With some astonishment, therefore, Jimmy found that these revelations, so far from prejudicing the man with the revolver against him, had apparently told in his favour. The man behind the gun was regarding him rather with interest than disapproval.
“So you’re a crook from London, are you?”
Jimmy did not hesitate. If being a crook from London was a passport into citizens’ parlours in the small hours, and, more particularly, if it carried with it also a safe-conduct out of them, Jimmy was not the man to refuse the rôle. He bowed.
“Well, you’ll have to come across now you’re in New York. Understand that. And come across good.”
“Sure, he will,” said Spike, charmed that the tension had been relieved and matters placed upon a pleasant and business-like footing. “He’ll be good. He’s next to de game, sure.”
“Sure,” echoed Jimmy, courteously. He did not understand; but things seemed to be taking a turn for the better, so why disturb the harmony?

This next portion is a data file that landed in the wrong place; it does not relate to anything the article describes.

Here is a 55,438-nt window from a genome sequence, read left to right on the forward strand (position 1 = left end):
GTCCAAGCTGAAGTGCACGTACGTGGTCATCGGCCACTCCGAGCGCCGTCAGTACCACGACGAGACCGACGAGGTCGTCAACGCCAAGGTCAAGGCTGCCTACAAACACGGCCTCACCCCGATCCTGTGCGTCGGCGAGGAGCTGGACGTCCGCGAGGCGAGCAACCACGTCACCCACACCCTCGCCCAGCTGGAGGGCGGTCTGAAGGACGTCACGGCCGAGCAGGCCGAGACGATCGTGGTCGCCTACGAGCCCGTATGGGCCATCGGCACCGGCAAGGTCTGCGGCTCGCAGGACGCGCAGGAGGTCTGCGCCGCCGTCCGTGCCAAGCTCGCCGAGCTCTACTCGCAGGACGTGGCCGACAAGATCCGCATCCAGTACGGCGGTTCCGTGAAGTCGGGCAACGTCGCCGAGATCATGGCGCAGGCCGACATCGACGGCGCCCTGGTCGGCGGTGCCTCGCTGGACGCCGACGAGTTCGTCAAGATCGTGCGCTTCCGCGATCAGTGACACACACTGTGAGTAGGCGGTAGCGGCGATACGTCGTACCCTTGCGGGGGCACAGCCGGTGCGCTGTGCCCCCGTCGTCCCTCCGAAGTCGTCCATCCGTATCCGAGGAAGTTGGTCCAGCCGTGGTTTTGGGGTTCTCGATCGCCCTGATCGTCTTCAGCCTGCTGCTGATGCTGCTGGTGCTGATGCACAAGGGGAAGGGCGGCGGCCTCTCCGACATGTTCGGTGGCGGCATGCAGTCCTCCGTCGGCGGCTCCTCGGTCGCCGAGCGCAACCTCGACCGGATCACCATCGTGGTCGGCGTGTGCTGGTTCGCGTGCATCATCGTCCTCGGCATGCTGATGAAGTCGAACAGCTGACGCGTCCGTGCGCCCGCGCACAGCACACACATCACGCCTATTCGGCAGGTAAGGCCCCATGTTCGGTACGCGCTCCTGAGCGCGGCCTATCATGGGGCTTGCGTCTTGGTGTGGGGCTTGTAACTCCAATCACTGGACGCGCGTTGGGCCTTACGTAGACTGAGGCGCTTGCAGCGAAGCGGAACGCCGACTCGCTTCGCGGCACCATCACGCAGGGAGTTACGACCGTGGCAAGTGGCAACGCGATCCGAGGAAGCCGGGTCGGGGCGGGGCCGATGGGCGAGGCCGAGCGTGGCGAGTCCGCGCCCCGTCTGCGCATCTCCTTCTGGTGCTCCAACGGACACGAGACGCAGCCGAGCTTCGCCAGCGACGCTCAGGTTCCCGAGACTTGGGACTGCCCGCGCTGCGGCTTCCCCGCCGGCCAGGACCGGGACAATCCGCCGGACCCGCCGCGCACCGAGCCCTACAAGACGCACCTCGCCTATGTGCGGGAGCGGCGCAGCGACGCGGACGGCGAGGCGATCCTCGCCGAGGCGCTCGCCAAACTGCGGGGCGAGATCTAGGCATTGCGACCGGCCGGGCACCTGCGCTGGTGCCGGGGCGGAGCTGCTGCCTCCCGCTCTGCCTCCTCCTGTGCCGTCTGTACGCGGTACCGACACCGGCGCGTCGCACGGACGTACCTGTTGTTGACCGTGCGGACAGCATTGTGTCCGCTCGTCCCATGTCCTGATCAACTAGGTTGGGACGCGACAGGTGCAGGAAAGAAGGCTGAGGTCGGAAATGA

“Dis gent,” said Spike, respectfully, “is boss of de cops. A police-captain,” he corrected himself.
A light broke upon Jimmy’s darkness. He wondered he had not understood before. He had not been a newspaper-man in New York for a year without finding out something of the inner workings of the police force. He saw now why the other’s manner had changed.
“Pleased to meet you,” he said. “We must have a talk together one of these days.”
“We must,” said the police-captain, significantly.
“Of course, I don’t know your methods on this side, but anything that’s usual——”
“I’ll see you at my office. Spike Mullins will show you where it is.”
“Very well. You must forgive this preliminary informal call. We came in more to shelter from the rain than anything.”
“You did, did you?”
Jimmy felt that it behoved him to stand on his dignity. The situation demanded it.
“Why,” he said, with some hauteur, “in the ordinary course of business I should hardly waste time over a small crib like——”
“It’s banks for his,” murmured Spike, rapturously. “He eats dem alive. And jools from duchesses.”
“I admit a partiality for jewels and duchesses,” said Jimmy. “And now, as it’s a little late, perhaps we had better—— Ready, Spike? Good night, then. Pleased to have met you.”
“I’ll see you at my office.”
“I may possibly look in. I shall be doing very little work in New York, I fancy. I am here merely on a vacation.”